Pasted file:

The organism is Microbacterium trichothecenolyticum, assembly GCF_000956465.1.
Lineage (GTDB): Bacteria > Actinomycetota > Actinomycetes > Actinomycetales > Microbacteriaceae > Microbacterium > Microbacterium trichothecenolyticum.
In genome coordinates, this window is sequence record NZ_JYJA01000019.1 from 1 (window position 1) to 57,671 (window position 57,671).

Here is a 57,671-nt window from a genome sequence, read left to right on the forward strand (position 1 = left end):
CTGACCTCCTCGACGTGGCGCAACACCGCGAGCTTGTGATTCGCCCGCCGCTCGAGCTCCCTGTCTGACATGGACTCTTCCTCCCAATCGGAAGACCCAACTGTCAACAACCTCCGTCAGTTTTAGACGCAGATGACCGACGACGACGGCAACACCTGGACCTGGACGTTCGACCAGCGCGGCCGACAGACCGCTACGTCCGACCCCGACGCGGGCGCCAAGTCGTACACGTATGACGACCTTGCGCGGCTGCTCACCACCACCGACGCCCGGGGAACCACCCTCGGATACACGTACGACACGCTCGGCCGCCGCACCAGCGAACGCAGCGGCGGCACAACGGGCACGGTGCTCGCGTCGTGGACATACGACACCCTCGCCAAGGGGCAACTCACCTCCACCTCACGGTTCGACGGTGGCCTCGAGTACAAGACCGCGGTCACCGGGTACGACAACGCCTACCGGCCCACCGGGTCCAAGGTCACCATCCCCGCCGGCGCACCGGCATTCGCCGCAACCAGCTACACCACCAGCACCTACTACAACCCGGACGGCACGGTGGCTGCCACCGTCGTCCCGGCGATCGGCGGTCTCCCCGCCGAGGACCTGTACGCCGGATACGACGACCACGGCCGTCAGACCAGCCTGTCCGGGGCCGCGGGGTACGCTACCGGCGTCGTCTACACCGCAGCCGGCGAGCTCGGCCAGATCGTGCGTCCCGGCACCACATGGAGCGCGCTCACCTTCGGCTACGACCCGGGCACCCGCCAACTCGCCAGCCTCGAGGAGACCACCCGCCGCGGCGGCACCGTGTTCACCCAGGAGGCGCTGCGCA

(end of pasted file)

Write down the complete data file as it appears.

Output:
The organism is Microbacterium trichothecenolyticum, assembly GCF_000956465.1.
Lineage (GTDB): Bacteria > Actinomycetota > Actinomycetes > Actinomycetales > Microbacteriaceae > Microbacterium > Microbacterium trichothecenolyticum.
In genome coordinates, this window is sequence record NZ_JYJA01000019.1 from 1 (window position 1) to 57,671 (window position 57,671).

Here is a 57,671-nt window from a genome sequence, read left to right on the forward strand (position 1 = left end):
CTGACCTCCTCGACGTGGCGCAACACCGCGAGCTTGTGATTCGCCCGCCGCTCGAGCTCCCTGTCTGACATGGACTCTTCCTCCCAATCGGAAGACCCAACTGTCAACAACCTCCGTCAGTTTTAGACGCAGATGACCGACGACGACGGCAACACCTGGACCTGGACGTTCGACCAGCGCGGCCGACAGACCGCTACGTCCGACCCCGACGCGGGCGCCAAGTCGTACACGTATGACGACCTTGCGCGGCTGCTCACCACCACCGACGCCCGGGGAACCACCCTCGGATACACGTACGACACGCTCGGCCGCCGCACCAGCGAACGCAGCGGCGGCACAACGGGCACGGTGCTCGCGTCGTGGACATACGACACCCTCGCCAAGGGGCAACTCACCTCCACCTCACGGTTCGACGGTGGCCTCGAGTACAAGACCGCGGTCACCGGGTACGACAACGCCTACCGGCCCACCGGGTCCAAGGTCACCATCCCCGCCGGCGCACCGGCATTCGCCGCAACCAGCTACACCACCAGCACCTACTACAACCCGGACGGCACGGTGGCTGCCACCGTCGTCCCGGCGATCGGCGGTCTCCCCGCCGAGGACCTGTACGCCGGATACGACGACCACGGCCGTCAGACCAGCCTGTCCGGGGCCGCGGGGTACGCTACCGGCGTCGTCTACACCGCAGCCGGCGAGCTCGGCCAGATCGTGCGTCCCGGCACCACATGGAGCGCGCTCACCTTCGGCTACGACCCGGGCACCCGCCAACTCGCCAGCCTCGAGGAGACCACCCGCCGCGGCGGCACCGTGTTCACCCAGGAGGCGCTGCGCA